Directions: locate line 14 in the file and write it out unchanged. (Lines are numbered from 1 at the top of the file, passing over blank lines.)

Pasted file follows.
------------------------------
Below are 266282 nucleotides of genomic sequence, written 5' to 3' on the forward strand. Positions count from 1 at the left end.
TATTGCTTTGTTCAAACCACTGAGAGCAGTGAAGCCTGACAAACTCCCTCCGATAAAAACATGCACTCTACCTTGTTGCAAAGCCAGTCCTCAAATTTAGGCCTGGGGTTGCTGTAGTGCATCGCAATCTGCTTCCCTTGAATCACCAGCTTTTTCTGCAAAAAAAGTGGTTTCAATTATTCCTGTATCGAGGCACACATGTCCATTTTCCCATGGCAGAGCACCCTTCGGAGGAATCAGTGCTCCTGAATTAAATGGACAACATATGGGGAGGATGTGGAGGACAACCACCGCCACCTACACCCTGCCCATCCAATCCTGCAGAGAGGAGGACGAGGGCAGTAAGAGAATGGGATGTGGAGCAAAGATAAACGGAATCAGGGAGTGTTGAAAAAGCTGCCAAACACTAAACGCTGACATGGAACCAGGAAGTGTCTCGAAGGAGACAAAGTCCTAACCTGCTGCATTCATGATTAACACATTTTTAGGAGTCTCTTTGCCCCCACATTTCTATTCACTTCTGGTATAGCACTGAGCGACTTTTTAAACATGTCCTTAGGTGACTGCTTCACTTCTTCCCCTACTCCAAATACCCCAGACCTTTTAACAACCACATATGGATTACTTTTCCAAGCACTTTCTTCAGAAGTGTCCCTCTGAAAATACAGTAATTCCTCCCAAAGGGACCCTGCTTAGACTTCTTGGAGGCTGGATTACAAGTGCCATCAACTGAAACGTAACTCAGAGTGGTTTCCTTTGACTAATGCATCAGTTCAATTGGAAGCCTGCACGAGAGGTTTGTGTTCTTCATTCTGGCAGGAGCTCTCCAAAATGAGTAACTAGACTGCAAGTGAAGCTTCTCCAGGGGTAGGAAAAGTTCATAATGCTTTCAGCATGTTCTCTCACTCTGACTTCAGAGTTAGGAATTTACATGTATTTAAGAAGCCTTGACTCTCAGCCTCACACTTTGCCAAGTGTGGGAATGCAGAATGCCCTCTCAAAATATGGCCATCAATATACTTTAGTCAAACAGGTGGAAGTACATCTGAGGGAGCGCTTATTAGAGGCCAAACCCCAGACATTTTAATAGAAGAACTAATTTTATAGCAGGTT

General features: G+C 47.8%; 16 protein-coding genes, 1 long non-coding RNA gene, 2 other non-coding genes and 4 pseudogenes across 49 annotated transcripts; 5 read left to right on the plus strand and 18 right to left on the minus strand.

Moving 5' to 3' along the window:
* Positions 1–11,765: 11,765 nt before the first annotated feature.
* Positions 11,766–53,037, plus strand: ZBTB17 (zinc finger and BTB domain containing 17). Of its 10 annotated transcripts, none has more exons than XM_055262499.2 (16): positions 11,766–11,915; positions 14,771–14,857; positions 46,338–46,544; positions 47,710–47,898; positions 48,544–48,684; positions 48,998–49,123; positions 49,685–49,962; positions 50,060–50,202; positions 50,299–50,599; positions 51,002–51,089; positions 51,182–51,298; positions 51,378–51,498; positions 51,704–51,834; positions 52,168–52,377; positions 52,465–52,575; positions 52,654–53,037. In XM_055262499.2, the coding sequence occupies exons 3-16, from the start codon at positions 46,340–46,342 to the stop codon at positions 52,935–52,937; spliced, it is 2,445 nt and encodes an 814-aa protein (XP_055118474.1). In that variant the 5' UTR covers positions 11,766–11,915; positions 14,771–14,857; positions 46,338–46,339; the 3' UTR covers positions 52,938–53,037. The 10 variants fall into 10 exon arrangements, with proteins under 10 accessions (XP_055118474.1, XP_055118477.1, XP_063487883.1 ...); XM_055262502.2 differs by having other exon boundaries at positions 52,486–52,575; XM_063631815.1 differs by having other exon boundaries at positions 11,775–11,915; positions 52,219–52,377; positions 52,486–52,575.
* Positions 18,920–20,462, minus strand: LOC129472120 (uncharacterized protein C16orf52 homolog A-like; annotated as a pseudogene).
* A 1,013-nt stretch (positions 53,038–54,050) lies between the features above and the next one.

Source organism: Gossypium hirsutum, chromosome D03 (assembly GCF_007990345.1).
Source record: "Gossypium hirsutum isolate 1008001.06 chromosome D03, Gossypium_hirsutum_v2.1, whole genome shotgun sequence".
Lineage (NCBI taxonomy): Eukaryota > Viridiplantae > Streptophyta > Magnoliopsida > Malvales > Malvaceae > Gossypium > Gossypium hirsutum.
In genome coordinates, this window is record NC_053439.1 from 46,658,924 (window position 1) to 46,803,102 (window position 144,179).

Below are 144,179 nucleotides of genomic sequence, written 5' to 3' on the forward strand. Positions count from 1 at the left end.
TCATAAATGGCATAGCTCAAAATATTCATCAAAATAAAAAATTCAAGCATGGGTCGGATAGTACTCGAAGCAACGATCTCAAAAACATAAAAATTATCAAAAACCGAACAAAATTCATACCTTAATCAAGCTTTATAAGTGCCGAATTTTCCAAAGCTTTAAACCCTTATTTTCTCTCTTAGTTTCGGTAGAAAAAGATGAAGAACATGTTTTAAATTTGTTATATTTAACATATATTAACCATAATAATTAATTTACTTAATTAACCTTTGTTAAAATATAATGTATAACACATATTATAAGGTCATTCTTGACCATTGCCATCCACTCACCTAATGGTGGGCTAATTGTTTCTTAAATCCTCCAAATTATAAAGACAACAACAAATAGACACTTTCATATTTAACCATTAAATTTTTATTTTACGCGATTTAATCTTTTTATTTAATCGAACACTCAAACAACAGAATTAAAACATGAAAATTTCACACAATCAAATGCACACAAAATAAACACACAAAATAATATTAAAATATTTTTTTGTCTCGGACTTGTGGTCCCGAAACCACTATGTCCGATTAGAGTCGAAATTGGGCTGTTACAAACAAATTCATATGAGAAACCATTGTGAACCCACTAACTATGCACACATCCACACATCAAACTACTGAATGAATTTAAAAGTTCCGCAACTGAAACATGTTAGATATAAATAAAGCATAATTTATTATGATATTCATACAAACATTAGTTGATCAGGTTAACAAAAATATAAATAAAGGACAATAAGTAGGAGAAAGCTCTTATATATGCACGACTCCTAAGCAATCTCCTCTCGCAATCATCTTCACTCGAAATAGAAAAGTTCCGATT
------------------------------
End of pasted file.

TCATAAATGGCATAGCTCAAAATATTCATCAAAATAAAAAATTCAAGCATGGGTCGGATAGTACTCGAAGCAACGATCTCAAAAACATAAAAATTATCAAAAACCGAACAAAATTCATACCTTAATCAAGCTTTATAAGTGCCGAATTTTCCAAAGCTTTAAACCCTTATTTTCTCTCTTAGTTTCGGTAGAAAAAGATGAAGAACATGTTTTAAATTTGTTATATTTAACATATATTAACCATAATAATTAATTTACTTAATTAACCTTTGTTAAAATATAATGTATAACACATATTATAAGGTCATTCTTGACCATTGCCATCCACTCACCTAATGGTGGGCTAATTGTTTCTTAAATCCTCCAAATTATAAAGACAACAACAAATAGACACTTTCATATTTAACCATTAAATTTTTATTTTACGCGATTTAATCTTTTTATTTAATCGAACACTCAAACAACAGAATTAAAACATGAAAATTTCACACAATCAAATGCACACAAAATAAACACACAAAATAATATTAAAATATTTTTTTGTCTCGGACTTGTGGTCCCGAAACCACTATGTCCGATTAGAGTCGAAATTGGGCTGTTACAAACAAATTCATATGAGAAACCATTGTGAACCCACTAACTATGCACACATCCACACATCAAACTACTGAATGAATTTAAAAGTTCCGCAACTGAAACATGTTAGATATAAATAAAGCATAATTTATTATGATATTCATACAAACATTAGTTGATCAGGTTAACAAAAATATAAATAAAGGACAATAAGTAGGAGAAAGCTCTTATATATGCACGACTCCTAAGCAATCTCCTCTCGCAATCATCTTCACTCGAAATAGAAAAGTTCCGATT